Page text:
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[April 30, 2011]
Calls for emergency gas help triple as pump prices rise
Apr 29, 2011 (The Dallas Morning News - McClatchy-Tribune Information Services via COMTEX) -- Rising gas prices have pushed some drivers to gamble with their fuel gauges. Unfortunately, many of them are losing the bet.
Emergency calls for gas by stranded motorists have tripled in recent weeks as pump prices skyrocket, a supervisor with the Dallas County Sheriff's Courtesy Patrol said.
"People who wouldn't normally run out of gas have started to run out of it," said Guy Chamberlain. "When the gas was under $3, they could afford it. Now, they can't. It's small cars, it's brand-new BMWs, it's brand-new Mercedes." As gas inches toward the $4 a gallon mark, he said, "A lot of people think they've got another 20 to 25 miles when the fuel light comes on, and that's not always true." A spokesman for AAA Texas said that agency has seen a 5 percent increase in requests statewide for emergency gas from members -- but that translates to 1,600 more calls.
"We tell folks when you get down to a quarter of tank, go put gas in your car. But people are just trying to stretch, stretch, stretch," said AAA spokesman Dan Ronan. "They're trying to run it down to the last possible drop." Both Ronan and Chamberlain said the free gas provided is usually enough to get the stranded driver to a gas station or their intended destination. For AAA, that amounts to $9 worth of gas. It's free to AAA Plus members, while or basic members must pay the $9, Ronan said.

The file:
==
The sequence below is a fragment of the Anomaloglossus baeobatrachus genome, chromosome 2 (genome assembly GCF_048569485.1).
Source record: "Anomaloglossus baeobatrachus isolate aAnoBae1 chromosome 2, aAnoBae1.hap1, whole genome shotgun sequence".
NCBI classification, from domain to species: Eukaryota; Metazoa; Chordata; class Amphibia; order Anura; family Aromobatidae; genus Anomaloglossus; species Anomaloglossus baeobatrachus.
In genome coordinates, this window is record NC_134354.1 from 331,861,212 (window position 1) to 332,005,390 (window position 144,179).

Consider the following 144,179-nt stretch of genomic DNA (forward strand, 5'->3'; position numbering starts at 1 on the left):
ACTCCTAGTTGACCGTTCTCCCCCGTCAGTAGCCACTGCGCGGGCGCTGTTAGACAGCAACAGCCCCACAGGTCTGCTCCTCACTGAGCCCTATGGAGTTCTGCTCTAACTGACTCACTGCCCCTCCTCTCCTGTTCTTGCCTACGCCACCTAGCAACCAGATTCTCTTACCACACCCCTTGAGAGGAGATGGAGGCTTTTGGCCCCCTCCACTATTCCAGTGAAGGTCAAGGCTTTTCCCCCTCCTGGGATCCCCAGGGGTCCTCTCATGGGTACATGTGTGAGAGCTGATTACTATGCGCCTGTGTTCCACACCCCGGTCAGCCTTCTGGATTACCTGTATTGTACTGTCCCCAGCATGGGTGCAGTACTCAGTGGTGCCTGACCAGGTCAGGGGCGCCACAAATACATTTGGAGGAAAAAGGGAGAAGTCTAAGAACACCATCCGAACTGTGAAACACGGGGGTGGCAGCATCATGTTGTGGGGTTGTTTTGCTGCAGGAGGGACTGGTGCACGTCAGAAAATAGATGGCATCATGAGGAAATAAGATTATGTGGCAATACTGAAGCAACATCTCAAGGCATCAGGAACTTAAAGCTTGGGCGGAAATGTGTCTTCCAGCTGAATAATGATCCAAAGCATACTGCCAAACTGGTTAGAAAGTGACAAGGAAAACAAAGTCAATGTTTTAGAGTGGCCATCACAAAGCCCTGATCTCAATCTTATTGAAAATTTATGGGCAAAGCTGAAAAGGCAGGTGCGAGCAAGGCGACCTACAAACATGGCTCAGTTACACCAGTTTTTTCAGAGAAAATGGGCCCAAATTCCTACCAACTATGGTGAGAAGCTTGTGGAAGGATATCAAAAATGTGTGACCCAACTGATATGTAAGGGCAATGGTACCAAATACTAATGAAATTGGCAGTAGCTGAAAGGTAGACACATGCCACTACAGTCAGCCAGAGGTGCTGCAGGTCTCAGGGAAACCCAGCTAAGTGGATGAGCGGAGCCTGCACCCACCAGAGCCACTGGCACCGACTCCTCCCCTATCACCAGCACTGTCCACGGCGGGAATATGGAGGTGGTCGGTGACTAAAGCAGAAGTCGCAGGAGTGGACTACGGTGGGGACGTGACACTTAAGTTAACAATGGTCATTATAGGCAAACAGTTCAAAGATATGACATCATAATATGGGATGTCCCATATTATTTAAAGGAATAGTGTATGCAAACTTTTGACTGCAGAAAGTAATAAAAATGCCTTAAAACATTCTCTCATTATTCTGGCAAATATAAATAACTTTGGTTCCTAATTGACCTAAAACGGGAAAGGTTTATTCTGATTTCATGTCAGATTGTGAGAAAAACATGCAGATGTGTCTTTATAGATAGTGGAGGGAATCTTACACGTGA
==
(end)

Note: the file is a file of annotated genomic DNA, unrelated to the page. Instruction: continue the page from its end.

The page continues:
Chamberlain said Dallas County typically gives drivers a gallon of gas, although some cars require double that amount to get restarted.
For now, even with the increase in gas prices, Chamberlain said Dallas County has enough "wiggle room" in the budget to provide emergency gas. But he said officials are monitoring what they provide.
That includes cracking down on the rising number of scam artists who try to take advantage of the program, he said.
"When a gas stop is made, they put that plate number in the computer," Chamberlain said. "If that plate number comes up again in the computer within three months, we flag it. If you're running out of gas more often then that, then you probably aren't real smart." Officials in Tarrant County say they've also noticed an increase in gas calls to their courtesy patrol and, like Dallas County, they are on the lookout for scams.
But Terry Grisham, a spokesman for the Tarrant County Sheriff's Office, said the patrol's primary purpose for providing emergency gas is highway safety.
"It's very important to keep the freeways clear of obstructions," he said.
According to fuelgaugereport.com, which AAA uses to check gas prices, Dallas' average price Thursday was $3.82 a gallon. That's up from $2.74 a year ago.
Chamberlain said the spike in calls for gas help is the most severe he has seen in his seven years with the courtesy patrol -- and he expects it to get worse, especially with summer right around the corner.
"Everything is worse in the summer," he said. "Overheated cars, batteries go out because of the heat, tires blow out because of being over-inflated. And we can't leave people in a hot car. So we'll take them somewhere where they can get cool." Grisham isn't surprised at the surge in requests for help. He said that when gas prices approached $4 a gallon about three years ago, Tarrant County officials noticed a spike in requests then, too.
"As the price of gas goes up, I guarantee you that our calls for gas will go up," Grisham said. "Unfortunately, a gallon of gas lasts the same distance whether it cost $4 a gallon or $2.50 a gallon." Dallas County Sheriff's Courtesy Patrol: 214-320-4444 Tarrant County Sheriff's Courtesy Patrol: 817-370-6656 Also, there is a toll-free number on the back of all Texas drivers' licenses that can be used for roadside assistance.
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